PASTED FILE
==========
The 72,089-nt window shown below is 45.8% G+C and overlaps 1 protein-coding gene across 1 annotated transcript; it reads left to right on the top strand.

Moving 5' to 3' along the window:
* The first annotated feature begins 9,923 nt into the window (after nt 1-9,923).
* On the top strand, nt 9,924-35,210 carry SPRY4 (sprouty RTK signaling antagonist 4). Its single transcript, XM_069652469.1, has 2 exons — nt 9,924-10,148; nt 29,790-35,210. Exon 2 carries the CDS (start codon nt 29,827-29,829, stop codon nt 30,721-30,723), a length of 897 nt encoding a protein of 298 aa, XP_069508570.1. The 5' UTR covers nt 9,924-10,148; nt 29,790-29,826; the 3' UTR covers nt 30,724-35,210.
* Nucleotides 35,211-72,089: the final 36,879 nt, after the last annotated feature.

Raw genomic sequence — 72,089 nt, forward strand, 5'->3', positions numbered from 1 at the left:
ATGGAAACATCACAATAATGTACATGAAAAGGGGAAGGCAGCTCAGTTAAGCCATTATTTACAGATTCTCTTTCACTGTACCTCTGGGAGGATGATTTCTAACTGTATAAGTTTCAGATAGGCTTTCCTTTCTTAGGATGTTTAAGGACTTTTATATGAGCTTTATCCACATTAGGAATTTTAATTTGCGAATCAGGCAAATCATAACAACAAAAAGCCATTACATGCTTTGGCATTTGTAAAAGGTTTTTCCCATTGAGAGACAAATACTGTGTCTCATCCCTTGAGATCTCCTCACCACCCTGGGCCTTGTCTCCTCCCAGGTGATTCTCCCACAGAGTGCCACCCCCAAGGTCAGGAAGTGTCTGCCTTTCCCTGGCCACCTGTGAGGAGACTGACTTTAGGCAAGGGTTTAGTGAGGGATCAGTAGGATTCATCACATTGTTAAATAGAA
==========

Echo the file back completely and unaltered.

The 72,089-nt window shown below is 45.8% G+C and overlaps 1 protein-coding gene across 1 annotated transcript; it reads left to right on the top strand.

Moving 5' to 3' along the window:
* The first annotated feature begins 9,923 nt into the window (after nt 1-9,923).
* On the top strand, nt 9,924-35,210 carry SPRY4 (sprouty RTK signaling antagonist 4). Its single transcript, XM_069652469.1, has 2 exons — nt 9,924-10,148; nt 29,790-35,210. Exon 2 carries the CDS (start codon nt 29,827-29,829, stop codon nt 30,721-30,723), a length of 897 nt encoding a protein of 298 aa, XP_069508570.1. The 5' UTR covers nt 9,924-10,148; nt 29,790-29,826; the 3' UTR covers nt 30,724-35,210.
* Nucleotides 35,211-72,089: the final 36,879 nt, after the last annotated feature.

Raw genomic sequence — 72,089 nt, forward strand, 5'->3', positions numbered from 1 at the left:
ATGGAAACATCACAATAATGTACATGAAAAGGGGAAGGCAGCTCAGTTAAGCCATTATTTACAGATTCTCTTTCACTGTACCTCTGGGAGGATGATTTCTAACTGTATAAGTTTCAGATAGGCTTTCCTTTCTTAGGATGTTTAAGGACTTTTATATGAGCTTTATCCACATTAGGAATTTTAATTTGCGAATCAGGCAAATCATAACAACAAAAAGCCATTACATGCTTTGGCATTTGTAAAAGGTTTTTCCCATTGAGAGACAAATACTGTGTCTCATCCCTTGAGATCTCCTCACCACCCTGGGCCTTGTCTCCTCCCAGGTGATTCTCCCACAGAGTGCCACCCCCAAGGTCAGGAAGTGTCTGCCTTTCCCTGGCCACCTGTGAGGAGACTGACTTTAGGCAAGGGTTTAGTGAGGGATCAGTAGGATTCATCACATTGTTAAATAGAA